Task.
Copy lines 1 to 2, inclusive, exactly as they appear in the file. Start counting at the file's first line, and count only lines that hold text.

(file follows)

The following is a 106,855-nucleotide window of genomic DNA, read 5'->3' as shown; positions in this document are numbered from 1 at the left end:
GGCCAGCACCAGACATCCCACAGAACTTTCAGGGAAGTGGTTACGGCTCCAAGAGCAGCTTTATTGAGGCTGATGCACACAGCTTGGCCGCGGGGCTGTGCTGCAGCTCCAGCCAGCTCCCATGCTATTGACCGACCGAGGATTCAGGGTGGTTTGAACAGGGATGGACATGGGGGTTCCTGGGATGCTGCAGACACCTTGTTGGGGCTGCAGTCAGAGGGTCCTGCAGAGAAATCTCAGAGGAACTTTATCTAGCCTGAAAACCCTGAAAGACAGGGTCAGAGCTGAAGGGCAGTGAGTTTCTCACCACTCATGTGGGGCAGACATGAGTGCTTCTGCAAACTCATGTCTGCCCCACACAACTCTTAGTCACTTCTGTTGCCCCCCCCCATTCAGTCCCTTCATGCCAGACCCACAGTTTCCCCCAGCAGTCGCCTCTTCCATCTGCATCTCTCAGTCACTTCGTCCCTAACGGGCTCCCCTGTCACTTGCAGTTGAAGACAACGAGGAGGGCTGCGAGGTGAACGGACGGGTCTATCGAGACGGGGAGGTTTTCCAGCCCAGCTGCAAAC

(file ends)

The following is a 106,855-nucleotide window of genomic DNA, read 5'->3' as shown; positions in this document are numbered from 1 at the left end:
GGCCAGCACCAGACATCCCACAGAACTTTCAGGGAAGTGGTTACGGCTCCAAGAGCAGCTTTATTGAGGCTGATGCACACAGCTTGGCCGCGGGGCTGTGCTGCAGCTCCAGCCAGCTCCCATGCTATTGACCGACCGAGGATTCAGGGTGGTTTGAACAGGGATGGACATGGGGGTTCCTGGGATGCTGCAGACACCTTGTTGGGGCTGCAGTCAGAGGGTCCTGCAGAGAAATCTCAGAGGAACTTTATCTAGCCTGAAAACCCTGAAAGACAGGGTCAGAGCTGAAGGGCAGTGAGTTTCTCACCACTCATGTGGGGCAGACATGAGTGCTTCTGCAAACTCATGTCTGCCCCACACAACTCTTAGTCACTTCTGTTGCCCCCCCCCATTCAGTCCCTTCATGCCAGACCCACAGTTTCCCCCAGCAGTCGCCTCTTCCATCTGCATCTCTCAGTCACTTCGTCCCTAACGGGCTCCCCTGTCACTTGCAGTTGAAGACAACGAGGAGGGCTGCGAGGTGAACGGACGGGTCTATCGAGACGGGGAGGTTTTCCAGCCCAGCTGCAAAC